War is the ultimate test of character. True, it may not always build or improve our characters, but it never fails to reveal them. Tony Blair and Comical Ali will tell you as much. It separates the doves from the hawks, the doom-mongers from the blithely confident and, quite often, the electorate from the government. It is no different for the press. There is nothing like an international conflict - with the possible exception of the single currency - to expose the cultural gulfs between Europe's newspapers.
Think back to February, when the Sun declared war on Jacques Chirac by distributing its now infamous "Chirac est un ver" edition in Paris. Superimposing a politician's head on the body of a lowly worm may pass for fair comment on this side of the Channel, but neither the French press nor the French public was amused. The country's culture minister, Jean-Jacques Aillagon, branded the stunt "aggressive, very disagreeable [and] pretty vulgar", while Liberation, France's left-wing daily, laid into the Sun for its "cartoon-like" attitude.
No French paper would dream of indulging in so personal or vitriolic an attack on an elected official. Like the public it serves, the French press separates public duty from private life; when politicians are scrutinised by the gangs of academics and philosophers who stalk the comment pages, they are judged on their political achievements rather than their personal weaknesses.
The Iraqi issue also prompted some telling editorial developments in Germany. In the months before the war, the German papers had abandoned their unfathomable obsession with Boris Becker's sexual athletics in favour of a new sport: Schroder-baiting. When they weren't giving the chancellor a good kicking for his failure to steer the economy out of the doldrums, they were teasing him about dyeing his hair.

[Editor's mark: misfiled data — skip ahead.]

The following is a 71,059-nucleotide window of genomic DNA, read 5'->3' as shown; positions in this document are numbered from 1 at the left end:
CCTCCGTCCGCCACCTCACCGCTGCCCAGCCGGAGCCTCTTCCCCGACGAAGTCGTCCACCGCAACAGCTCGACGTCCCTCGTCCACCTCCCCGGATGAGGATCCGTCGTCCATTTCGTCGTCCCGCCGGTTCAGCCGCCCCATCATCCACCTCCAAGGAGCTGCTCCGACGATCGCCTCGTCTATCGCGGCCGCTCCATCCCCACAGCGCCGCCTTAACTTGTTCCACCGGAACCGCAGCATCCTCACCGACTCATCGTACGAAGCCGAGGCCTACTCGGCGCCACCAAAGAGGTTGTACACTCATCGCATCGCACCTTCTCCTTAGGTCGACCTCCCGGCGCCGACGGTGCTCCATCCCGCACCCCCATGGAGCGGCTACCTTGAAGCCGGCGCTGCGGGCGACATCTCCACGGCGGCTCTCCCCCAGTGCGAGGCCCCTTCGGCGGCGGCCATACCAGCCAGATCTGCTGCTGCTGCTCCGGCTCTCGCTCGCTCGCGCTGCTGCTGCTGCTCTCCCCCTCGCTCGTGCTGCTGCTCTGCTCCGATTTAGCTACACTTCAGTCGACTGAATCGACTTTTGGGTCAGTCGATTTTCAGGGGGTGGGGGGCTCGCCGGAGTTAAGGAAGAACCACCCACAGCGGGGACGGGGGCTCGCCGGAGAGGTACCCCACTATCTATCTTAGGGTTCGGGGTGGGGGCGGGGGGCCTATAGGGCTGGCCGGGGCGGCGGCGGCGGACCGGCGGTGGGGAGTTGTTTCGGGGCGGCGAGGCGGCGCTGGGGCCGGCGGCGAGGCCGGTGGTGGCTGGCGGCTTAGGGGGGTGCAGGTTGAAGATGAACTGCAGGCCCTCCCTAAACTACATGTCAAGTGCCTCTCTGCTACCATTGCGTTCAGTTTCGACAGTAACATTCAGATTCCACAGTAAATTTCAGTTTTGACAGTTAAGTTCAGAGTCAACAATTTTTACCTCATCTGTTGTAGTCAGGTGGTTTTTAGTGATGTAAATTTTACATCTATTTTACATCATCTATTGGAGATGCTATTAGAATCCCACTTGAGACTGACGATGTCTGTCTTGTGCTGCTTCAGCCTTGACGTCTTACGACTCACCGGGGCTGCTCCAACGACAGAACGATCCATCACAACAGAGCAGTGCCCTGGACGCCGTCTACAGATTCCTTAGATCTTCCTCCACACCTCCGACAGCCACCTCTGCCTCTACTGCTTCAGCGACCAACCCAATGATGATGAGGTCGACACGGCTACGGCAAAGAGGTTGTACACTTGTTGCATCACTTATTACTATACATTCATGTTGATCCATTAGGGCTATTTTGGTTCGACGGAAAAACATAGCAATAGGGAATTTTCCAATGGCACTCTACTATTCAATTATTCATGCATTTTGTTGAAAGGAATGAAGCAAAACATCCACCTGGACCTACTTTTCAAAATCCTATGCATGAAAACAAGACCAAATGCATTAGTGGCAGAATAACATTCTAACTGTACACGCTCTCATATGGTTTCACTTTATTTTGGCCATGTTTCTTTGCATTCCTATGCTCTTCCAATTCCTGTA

But just when it looked as though the German press was about to cross the line and embrace the aggressiveness and irreverence we do so well over here, Iraq intervened to perform a psychological make-over on Herr Schroder. Suddenly here was an energetic and conscientious critic of American unilateralism. It must be pointed out, however, that as soon as the US and UK had secured victory, the German press renewed its attack, politely informing the chancellor that principles alone are not enough to stave off economic ruin and that alienating the most powerful nation on earth is rarely a good idea.
In Italy, where 85 per cent of the population opposed the war, the left-wing press asked whether Silvio Berlusconi's decision to back Bush was proof that the famously media-savvy prime minister was finally losing his touch. The conservative Corriere della Sera also scented a popular sea change, interpreting the opinion polls as "a vote of no confidence" in il Cavaliere. Help, as ever, was at hand from those publications owned by Berlusconi: they defended the war, the invaders and the premier.
The war proved that Madrid's fourth estate is not the domain of the meek. When it is enraged, no one, from Eta terrorists to the prime minister, is beyond its reach or censure, as the deaths of two Spanish journalists in Iraq proved. The killings provoked a furious backlash against the Spanish and American governments, and led ABC, Spain's biggest-selling daily, to splash with the simple headline "A black day for Spanish journalism".
ABC's anger at the deaths reverberated throughout the Spanish press. The most brutal condemnation of all came from El Mundo, home to one of the dead men. Having swiftly renounced its initial support for the government's position, it took both Jose MarIa Aznar and George Bush to task. "While those who govern pursue vast objectives such as power, glory, order and security," wrote El Mundo's editor-in-chief, Pedro RamIrez, "we just look for a few bits of truth buried beneath the rubble."
An uneasy peace may have broken out in Baghdad, but a war is still being fought in the comment pages of the European press. The Continent's newspapers, like its people, are assigning blame and, occasionally, awarding praise to their leaders. In Germany and France, they are asking whether they were too harsh or too lenient in their judgements. In Italy, they are debating the best uses of a sharpened public scepticism towards their elected officials. And in Spain, they are deeply, and bitterly, angry. For such a short war, Iraq promises to have a long and lasting effect on the European press.
Sam Jones writes for the Editor section of the Guardian